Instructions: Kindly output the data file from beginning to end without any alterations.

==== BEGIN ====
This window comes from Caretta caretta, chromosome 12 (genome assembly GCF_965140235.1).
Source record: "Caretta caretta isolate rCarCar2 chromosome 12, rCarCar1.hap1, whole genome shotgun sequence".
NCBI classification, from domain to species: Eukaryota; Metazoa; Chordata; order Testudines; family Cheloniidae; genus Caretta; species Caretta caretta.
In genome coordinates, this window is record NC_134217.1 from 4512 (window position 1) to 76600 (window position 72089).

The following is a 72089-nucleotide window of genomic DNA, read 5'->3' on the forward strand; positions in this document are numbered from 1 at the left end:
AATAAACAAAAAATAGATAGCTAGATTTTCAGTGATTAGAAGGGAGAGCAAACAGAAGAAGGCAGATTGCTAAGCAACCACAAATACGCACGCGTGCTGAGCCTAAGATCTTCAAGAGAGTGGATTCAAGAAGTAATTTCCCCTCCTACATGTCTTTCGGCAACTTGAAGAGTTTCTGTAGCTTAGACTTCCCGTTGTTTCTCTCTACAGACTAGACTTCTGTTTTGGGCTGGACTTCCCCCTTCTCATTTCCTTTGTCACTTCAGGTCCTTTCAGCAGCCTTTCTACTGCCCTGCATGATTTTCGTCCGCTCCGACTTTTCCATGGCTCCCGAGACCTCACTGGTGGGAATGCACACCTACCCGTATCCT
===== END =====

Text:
This window comes from Caretta caretta, chromosome 12 (genome assembly GCF_965140235.1).
Source record: "Caretta caretta isolate rCarCar2 chromosome 12, rCarCar1.hap1, whole genome shotgun sequence".
NCBI classification, from domain to species: Eukaryota; Metazoa; Chordata; order Testudines; family Cheloniidae; genus Caretta; species Caretta caretta.
In genome coordinates, this window is record NC_134217.1 from 4512 (window position 1) to 76600 (window position 72089).

The following is a 72089-nucleotide window of genomic DNA, read 5'->3' on the forward strand; positions in this document are numbered from 1 at the left end:
AATAAACAAAAAATAGATAGCTAGATTTTCAGTGATTAGAAGGGAGAGCAAACAGAAGAAGGCAGATTGCTAAGCAACCACAAATACGCACGCGTGCTGAGCCTAAGATCTTCAAGAGAGTGGATTCAAGAAGTAATTTCCCCTCCTACATGTCTTTCGGCAACTTGAAGAGTTTCTGTAGCTTAGACTTCCCGTTGTTTCTCTCTACAGACTAGACTTCTGTTTTGGGCTGGACTTCCCCCTTCTCATTTCCTTTGTCACTTCAGGTCCTTTCAGCAGCCTTTCTACTGCCCTGCATGATTTTCGTCCGCTCCGACTTTTCCATGGCTCCCGAGACCTCACTGGTGGGAATGCACACCTACCCGTATCCT